THEOSOPHY, Vol. 82, No. 9, July, 1994
(Pages 269-272; Size: 10K)
(Number 2 of a 3-part series)
THE ANCIENT WISDOM IN AFRICA(1)
SOME years after the Boer War, I was engaged in work on behalf of the Natal Government, in a certain large Native Reserve, in the course of which I was astonished to find occupying a remote, inaccessible valley, a small community of people -- perhaps less than a hundred of all ages and both sexes -- who were certainly not Zulus, nor, in fact, of an African Race I had ever seen. Had it not been for the fact that they lived the life of the Natives, and identified themselves in all respects with their Bantu neighbours, I should have said that they were members of some Southern European Race. In colour they varied a good deal, from the brown of a high caste Hindu to pure white. Their features were of pure European type, more uniformly classical indeed than is usual among Europeans.
The chief of this little community bore the Zulu name of Mandhlalanga (Strength of the Sun). From the first, Mandhlalanga was extremely friendly towards me, and showed a desire to win my confidence....As regards himself, he remained for a time rather reserved, however. He and his people, he gave me to understand, were Berbers, or rather Khabyles (he pronounced the name Kha-beel-ya),...from North Africa. But what they were doing five thousand miles from their native habitat...he did not explain....One day I was speaking of the inexplicable manner in which news of distant happenings spreads among the Natives, when suddenly he said:Thought is speedier than the electric spark and needs no wires for its conveyance. All it requires is a brain to dispatch it and another to receive it. Would you believe if I told you that I and others of the Brotherhood to which I belong can transmit our thoughts one to the other, no matter how far apart our bodies may be?This was a rather startling statement, but I recalled what I had learned from Mankanyezi. I replied, "Yes, I think I might believe that, but I should be more sure if you explained how it is done."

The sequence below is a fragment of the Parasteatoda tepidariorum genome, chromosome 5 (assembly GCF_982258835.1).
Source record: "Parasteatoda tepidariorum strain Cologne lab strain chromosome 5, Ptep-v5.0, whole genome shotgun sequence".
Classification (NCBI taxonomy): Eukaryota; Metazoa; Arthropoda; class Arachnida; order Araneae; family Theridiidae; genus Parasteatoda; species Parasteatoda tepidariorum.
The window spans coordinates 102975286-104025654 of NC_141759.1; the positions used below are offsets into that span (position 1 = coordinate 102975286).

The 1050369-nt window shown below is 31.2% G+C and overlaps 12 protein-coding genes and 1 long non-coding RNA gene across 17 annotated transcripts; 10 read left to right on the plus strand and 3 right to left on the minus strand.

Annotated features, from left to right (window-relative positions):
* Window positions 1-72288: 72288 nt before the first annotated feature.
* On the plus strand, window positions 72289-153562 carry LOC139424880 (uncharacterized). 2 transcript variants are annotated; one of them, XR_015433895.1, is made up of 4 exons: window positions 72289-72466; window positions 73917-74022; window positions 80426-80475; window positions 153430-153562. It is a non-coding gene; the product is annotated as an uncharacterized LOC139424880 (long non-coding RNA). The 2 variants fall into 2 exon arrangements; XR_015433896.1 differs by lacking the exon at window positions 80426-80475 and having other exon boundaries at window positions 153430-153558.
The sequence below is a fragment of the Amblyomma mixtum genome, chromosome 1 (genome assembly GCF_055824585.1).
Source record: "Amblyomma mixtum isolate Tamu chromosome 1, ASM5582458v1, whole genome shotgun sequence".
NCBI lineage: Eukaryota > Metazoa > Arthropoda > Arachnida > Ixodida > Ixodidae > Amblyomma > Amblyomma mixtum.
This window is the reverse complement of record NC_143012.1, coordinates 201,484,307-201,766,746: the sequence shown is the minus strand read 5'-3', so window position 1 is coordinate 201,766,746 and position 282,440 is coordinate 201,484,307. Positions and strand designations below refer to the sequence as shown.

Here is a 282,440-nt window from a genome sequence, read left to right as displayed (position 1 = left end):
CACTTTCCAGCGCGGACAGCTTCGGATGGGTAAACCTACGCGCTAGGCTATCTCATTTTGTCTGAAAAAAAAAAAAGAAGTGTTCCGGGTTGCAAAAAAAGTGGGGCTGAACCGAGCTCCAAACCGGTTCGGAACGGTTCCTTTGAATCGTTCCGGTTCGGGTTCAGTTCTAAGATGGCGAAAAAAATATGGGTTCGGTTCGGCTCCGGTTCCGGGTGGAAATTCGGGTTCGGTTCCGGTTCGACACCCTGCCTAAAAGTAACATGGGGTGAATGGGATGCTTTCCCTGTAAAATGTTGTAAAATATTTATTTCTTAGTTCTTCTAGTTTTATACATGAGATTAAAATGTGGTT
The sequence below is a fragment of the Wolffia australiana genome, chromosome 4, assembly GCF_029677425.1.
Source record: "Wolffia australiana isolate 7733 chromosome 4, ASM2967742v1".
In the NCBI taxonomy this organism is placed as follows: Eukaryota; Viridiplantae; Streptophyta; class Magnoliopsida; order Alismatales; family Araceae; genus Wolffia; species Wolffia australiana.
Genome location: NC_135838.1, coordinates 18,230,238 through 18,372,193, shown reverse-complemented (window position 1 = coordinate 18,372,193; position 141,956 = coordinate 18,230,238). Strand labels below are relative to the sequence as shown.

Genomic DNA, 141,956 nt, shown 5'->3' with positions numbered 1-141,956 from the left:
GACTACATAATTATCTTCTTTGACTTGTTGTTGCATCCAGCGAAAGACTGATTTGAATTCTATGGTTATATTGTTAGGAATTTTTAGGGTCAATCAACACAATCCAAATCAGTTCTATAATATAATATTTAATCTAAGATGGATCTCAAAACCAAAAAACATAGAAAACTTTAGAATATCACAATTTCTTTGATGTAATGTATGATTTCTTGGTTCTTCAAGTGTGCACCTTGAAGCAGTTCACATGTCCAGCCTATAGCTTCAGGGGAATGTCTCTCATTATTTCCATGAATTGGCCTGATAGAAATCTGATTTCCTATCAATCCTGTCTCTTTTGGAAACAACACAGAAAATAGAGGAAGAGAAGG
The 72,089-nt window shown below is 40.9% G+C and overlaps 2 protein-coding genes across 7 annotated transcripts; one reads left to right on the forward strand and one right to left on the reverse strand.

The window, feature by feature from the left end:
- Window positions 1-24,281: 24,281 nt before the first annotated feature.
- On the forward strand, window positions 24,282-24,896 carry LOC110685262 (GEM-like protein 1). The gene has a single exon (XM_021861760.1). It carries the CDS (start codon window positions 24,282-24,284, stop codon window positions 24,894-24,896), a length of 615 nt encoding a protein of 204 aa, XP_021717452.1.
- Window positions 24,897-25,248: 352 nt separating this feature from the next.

"To attempt to explain our science to you," he said, smiling, "would be rather like trying to explain the differential calculus to a child who is ignorant of simple addition. However....if you will, I will take you as a pupil and teach you the simple addition of our lore...I can teach, but I cannot guarantee that you can learn."
After some consideration I agreed to become Mandhlalanga's pupil, and for a year continued under his instruction....The sum of the information I gained from Mandhlalanga, during that year, is not very large,...I shall content myself here with certain extracts from the copious notes I made of his discourses.
Mandhlalanga, I may explain, is a Master, or Teacher in the Brotherhood mentioned by Mankanyezi. He has traveled in Europe, Asia and America. He speaks English and other European languages perfectly, but his talks with me were conducted in the secret Bantu tongue...the continued existence of which few Europeans are aware...Mandhlalanga deals as follows with "The Riddle of Existence."The Itongo (Universal Spirit) is ALL that ever was, is, or ever shall be, conceivable or inconceivable. The Itongo is ALL things, all things are of IT; but the sum of all things is not the Itongo. The Itongo is ALL the wisdom there is, all wisdom is of IT; but all wisdom conceivable is not the Itongo. ALL substance, ALL power, ALL wisdom is of IT and IT is in them and manifest through them, but IT is also above them and beyond them, eternally unmanifest. Man who is of the Itongo can never know the Itongo while he is Man. All he can know of IT are certain manifestations which come within the range of his perceptions. The pupil is generally taught that the manifestations are three in number. Namely:But really there are but two manifestations, Mind and Matter. What we call Force is not a separate manifestation. It is simply certain of the lowest, or grosser grades of Mind. Force is simply that portion of Mind which endows Matter with Form. It is that portion of Mind which transmits the idea of Form to the higher grades where Consciousness dwells. Let the Pupil think and he must see that this is so. Colour, size, shape, what are they? Simply light vibrations which when passed on to the Consciousness give the idea of Form. And what is vibration? It is Force. Heat, cold, hardness, softness, varieties of taste and smell are all vibrations, and therefore also Force. If you make Force a separate manifestation, then also must you make those planes of Mind which transfer the ideas of passion or emotion separate manifestations.1. Universal Mind,